Metabolic Syndrome and Dyslipidemia in Dogs
World Small Animal Veterinary Association World Congress Proceedings, 2009
Márcia Marques Jericó, DVM, MSc, PhD

The metabolic syndrome, a morbid condition well-described in humans, is defined as a set of risk factors such as obesity (mainly visceral obesity), arterial hypertension, dyslipidemia and insulin resistance; at least three of these events must occur simultaneously in the same individual for the diagnosis to be confirmed. Also known as X syndrome, or plurimetabolic syndrome or insulin resistance syndrome, is the most common metabolic disease in humans and also their main cause of cardiovascular morbid events. It is known that the binding factor among these alterations changes is insulin resistance (characterized by hyperinsulinemia). In other words, the central abnormality associated with the syndrome appears to be the resistance of peripheral tissues to insulin, in a low biological response to circulating levels of insulin. The consequences, in most cases, not only changes the carbohydrates metabolism but, mainly, changes the lipids metabolism and its anabolic action. The fundamental keys in insulin resistance are the elevation of circulating free fatty acids, from lipolysis of adipose tissue (the visceral, in particular) and the exaggerated release of adipokines such as tumor necrosis factor-α (TNF-α), interleukin-6 (IL-6), resistina and leptin. These elements, in the condition of obesity, interfere with the various steps of the insulin signaling, as in the substrate phosphorylation of insulin receptor (IRS) and phosphatidylinositol 3-kinase (PI-3-K).

The reduced action of insulin on lipoprotein lipase, the lower uptake of glucose and increasing release of free fatty acids and glycerol, provide an increased production of VLDL by the liver, together with the increase of triacylglycerol and reduction of HDL cholesterol, a situation that can be called as atherogenic dyslipidemia. Although a frequent phenomenon, the increase in adiposity becomes clinically relevant when the excessive accumulation of fat was associated with a pathophysiological situation, especially the conditions of hyperlipidemia (elevation of cholesterol and triacylglycerol), and consequent hyperlipoproteinemia. The lipoproteins, macromolecular aggregates whose function is the transport of lipids in the blood and lymphatic circulation, are classified into different categories according to different combinations of lipids and proteins in its composition. In dogs, four major classes of lipoproteins are well defined: chylomicrons, a lipoprotein exogenous and three classes of endogenous lipoproteins, VLDL (very low density lipoprotein), LDL (low density lipoprotein) and HDL (high density lipoprotein ). The separation of lipoproteins can be realized by various methods and depend on the size and shape, electrical charge and density.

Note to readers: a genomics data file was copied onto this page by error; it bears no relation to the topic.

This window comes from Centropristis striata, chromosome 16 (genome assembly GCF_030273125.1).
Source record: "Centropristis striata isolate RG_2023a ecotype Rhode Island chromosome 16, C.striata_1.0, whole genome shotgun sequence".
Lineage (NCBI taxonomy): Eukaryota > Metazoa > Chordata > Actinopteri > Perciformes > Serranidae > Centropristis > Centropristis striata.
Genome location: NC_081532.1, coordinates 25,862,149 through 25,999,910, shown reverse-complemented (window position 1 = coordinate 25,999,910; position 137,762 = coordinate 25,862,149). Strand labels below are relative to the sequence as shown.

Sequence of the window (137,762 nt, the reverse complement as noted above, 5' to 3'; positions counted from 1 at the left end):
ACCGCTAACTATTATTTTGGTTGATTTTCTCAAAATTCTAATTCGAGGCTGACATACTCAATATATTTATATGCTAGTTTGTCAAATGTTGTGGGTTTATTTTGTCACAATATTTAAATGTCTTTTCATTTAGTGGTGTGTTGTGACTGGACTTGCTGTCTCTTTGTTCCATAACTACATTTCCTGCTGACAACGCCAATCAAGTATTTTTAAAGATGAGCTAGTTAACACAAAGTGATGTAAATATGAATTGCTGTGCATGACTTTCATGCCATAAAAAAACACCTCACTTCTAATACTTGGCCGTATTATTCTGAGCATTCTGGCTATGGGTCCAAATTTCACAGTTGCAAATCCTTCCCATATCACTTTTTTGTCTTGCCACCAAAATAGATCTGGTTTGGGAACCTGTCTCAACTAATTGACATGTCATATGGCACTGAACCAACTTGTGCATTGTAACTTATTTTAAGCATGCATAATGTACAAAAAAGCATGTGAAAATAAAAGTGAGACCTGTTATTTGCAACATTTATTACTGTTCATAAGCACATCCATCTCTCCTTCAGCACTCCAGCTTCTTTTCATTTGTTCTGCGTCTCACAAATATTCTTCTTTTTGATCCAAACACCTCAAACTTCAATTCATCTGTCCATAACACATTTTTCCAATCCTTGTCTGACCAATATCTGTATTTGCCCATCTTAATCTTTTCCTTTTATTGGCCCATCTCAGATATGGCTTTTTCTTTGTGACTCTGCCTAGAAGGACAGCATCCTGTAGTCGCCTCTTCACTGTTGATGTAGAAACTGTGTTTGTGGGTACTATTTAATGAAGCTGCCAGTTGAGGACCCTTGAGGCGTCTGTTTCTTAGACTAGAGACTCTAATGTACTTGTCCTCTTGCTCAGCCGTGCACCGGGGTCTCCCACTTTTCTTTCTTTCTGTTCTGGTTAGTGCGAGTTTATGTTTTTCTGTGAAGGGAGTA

The clinical relevance of the metabolic syndrome is related to its role in the development of cardiovascular disease and diabetes mellitus development. The diagnosis is established when we identify three or more of the named events. In dogs, the metabolic syndrome is well recognized in experimental conditions, where the obesity is induced by excessive administration of fat rich diets. The syndrome is associated with the development of atherosclerotic disease, lipodystrophy, abnormal hematological and blood coagulation. Insulin resistance resulting from obesity leads to activation of the hypothalamic-pituitary-adrenal, making affected individuals in a state of hypercortisolism. They also reduced serum levels of GH, hypogonadism and hyperandrogenism. In veterinary clinic for small animals not many publications relating the tables of canine obesity and metabolic syndrome. Actually, the presence of hyperlipidemia in client-owned obese dogs and in dogs with hypercortisolemia is associated with elevation of atherogenic lipoproteins such as VLDL and LDL. In animal studies, when compared to values of normal dogs, it was possible to note changes suggestive of all these events, such as insulin resistance and hyperlipidemia, and obesity itself. Also, some reports already show the occurrence of insulin resistance in obese dogs with spontaneous obesity, where one third of the animals studied had hyperinsulinemia, compared them to normal dogs.

We conclude that a considerable part of the obese client-owned dogs have metabolic syndrome, configured by obesity, hyperlipidemia and insulin resistance, which is a risk condition for the development of diabetes mellitus as well as atherosclerosis, morbid condition unusual for dogs but now described in the presence of endocrine or metabolic disorders.

References

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Speaker Information
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Marcia Marques Jerico, DVM, MSc, PhD


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